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More unique Indigenous tourism offerings on the horizon

David Prestipino -

With tens of thousands of years of rich Indigenous history and culture to discover, local tourists have been urged to leave their passports gathering dust and appreciate the expansive cultural tourism experiences on offer in our backyard.

From dot-painting against a backdrop of remote cliffs in the Red Centre to candid conversations with artists in the Pilbara region, a new injection of federal tourism funding is set to enhance the unique Indigenous tourism experiences littered across the country.

More than 100 First Nations organisations were the recipients last week of a $6m funding injection the Albanese governments hopes will elevate their unique tourism offerings and leverage renewed interest in First Nations tourism here and abroad.

International visitor numbers post-pandemic have risen, and the investment is timely for First Nations tourism operators and positions them to benefit from the ongoing recovery of Australia's tourism industry and increased interested in Indigenous experiences.

The investment is timely for the 100-plus operators across Australia, with international interest evident by a recent survey where 80 per cent cited an Indigenous tourism experience as a 'must-do' on their itinerary down under.

The government hopes operators will use the funding to enhance their product offering, such as Alice Springs-based Ayeye Atyenhe Art, which last year launched a personalised artwork offering for visitors.

The truly unique offering sees participating project artists at Ayeye such as Marie Ryder and Kevin Bird (pictured) create paintings based on a person's story using traditional and contemporary methods.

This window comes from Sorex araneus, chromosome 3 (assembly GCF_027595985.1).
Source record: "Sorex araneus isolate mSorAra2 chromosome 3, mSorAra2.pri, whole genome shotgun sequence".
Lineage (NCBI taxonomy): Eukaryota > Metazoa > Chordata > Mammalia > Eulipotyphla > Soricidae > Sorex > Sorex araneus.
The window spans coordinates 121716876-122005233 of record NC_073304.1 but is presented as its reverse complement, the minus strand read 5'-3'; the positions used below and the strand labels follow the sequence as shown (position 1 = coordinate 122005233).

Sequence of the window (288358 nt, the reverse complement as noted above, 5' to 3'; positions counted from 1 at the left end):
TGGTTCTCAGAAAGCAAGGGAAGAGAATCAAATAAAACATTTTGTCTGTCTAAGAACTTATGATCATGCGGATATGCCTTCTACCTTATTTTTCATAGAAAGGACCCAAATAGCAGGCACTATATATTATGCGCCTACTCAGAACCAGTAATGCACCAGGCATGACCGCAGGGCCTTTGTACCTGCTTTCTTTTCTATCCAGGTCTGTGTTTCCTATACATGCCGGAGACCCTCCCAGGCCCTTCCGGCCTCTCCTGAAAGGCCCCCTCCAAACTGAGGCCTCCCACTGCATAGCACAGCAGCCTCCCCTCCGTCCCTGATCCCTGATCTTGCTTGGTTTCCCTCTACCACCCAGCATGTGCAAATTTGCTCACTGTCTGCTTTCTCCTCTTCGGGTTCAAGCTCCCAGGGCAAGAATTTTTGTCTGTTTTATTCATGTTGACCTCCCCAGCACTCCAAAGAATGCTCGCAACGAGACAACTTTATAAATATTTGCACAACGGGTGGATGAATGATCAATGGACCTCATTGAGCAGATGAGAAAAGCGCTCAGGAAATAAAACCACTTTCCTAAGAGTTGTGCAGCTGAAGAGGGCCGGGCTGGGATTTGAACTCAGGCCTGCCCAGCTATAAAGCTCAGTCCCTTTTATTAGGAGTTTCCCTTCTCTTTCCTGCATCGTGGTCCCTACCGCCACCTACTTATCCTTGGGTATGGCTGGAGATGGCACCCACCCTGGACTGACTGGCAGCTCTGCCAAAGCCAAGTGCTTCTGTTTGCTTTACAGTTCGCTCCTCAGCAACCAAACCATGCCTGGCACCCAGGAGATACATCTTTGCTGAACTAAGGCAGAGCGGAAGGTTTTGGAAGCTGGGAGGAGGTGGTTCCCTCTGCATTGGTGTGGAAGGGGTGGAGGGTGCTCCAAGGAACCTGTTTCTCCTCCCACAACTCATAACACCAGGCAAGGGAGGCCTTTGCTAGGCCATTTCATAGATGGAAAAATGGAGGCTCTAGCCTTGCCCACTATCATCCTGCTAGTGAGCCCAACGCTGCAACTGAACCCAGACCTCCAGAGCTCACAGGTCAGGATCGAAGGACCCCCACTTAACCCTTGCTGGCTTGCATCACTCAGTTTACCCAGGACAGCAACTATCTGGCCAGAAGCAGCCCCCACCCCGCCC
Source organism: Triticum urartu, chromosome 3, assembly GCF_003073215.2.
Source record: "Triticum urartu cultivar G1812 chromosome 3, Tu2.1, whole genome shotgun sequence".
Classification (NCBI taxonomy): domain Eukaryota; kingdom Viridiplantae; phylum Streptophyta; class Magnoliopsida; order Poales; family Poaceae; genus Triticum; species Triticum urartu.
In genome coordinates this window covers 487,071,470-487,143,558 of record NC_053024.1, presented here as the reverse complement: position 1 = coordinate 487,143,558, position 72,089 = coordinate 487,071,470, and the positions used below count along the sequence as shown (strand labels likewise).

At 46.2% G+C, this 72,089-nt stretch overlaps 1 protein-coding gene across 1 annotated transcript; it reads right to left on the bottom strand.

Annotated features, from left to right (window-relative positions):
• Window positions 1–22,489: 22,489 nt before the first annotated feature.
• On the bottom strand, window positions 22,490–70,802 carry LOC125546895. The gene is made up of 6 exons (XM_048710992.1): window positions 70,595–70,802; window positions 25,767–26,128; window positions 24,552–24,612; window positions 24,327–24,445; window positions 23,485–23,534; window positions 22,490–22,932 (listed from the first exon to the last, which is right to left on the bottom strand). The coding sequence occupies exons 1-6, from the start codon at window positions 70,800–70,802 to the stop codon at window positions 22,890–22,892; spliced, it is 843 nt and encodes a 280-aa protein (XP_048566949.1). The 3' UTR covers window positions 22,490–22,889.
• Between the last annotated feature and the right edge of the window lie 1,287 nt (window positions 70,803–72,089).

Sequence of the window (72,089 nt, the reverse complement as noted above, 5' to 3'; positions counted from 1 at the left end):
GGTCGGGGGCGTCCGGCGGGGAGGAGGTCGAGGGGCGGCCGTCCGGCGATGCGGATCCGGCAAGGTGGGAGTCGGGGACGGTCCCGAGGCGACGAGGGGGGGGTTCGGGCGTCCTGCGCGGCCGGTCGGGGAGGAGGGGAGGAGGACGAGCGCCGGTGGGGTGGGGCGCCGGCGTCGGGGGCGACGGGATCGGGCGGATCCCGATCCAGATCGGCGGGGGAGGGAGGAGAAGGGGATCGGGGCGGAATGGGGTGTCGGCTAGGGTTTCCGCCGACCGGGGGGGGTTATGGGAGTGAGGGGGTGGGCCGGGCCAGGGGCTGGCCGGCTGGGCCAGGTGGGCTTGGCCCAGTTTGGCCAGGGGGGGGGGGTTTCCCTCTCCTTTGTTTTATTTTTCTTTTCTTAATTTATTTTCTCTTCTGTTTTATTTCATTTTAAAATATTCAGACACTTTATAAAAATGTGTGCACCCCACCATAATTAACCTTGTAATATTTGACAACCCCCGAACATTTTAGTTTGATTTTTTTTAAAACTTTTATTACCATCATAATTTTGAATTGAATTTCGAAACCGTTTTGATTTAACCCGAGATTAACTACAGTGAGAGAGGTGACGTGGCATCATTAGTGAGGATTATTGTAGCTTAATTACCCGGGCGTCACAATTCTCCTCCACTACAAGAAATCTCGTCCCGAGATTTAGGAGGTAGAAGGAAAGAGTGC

The personalised artwork was an exciting first for the Indigenous artists and art collectors alike, with pieces customised to the person's preferred size and colour for example, and complement traditional Aboriginal artwork they also sell.

"Each of us has many stories to tell. Stories of success. Stories of disappointment. Stories of love and stories of loss. Tell me your story, allow me to sketch and paint it," said Ms Ryder, an Arrernte artist.

The unique personalised art project at Ayeye Atyenhe, which translates to 'my story' in East Arrernte language, is an example of what the government hopes the funding will create.

Federal Tourism minister Don Farrell said the grants gave Indigenous tourism businesses and organisations an opportunity to expand their offering of authentic cultural experiences.

"Visitors, both domestic and international, are increasingly looking for unique, rich and immersive experiences," he said.

"This funding will ensure our First Nations businesses can grow their high-quality tourism offerings and experiences, which are an incredibly important part of the Australian tourism industry, sharing the oldest living culture with visitors from across the world."

Indigenous Australians minister Linda Burney said First Nations tourism operators gave international and domestic visitors an insight and experience of one of the world's oldest living continuous cultures.

"Right across Australia, there are so many opportunities to experience hundreds of fantastic Indigenous tourism enterprises, which offer unique ways to see our country, through the lens of Indigenous people," she said.


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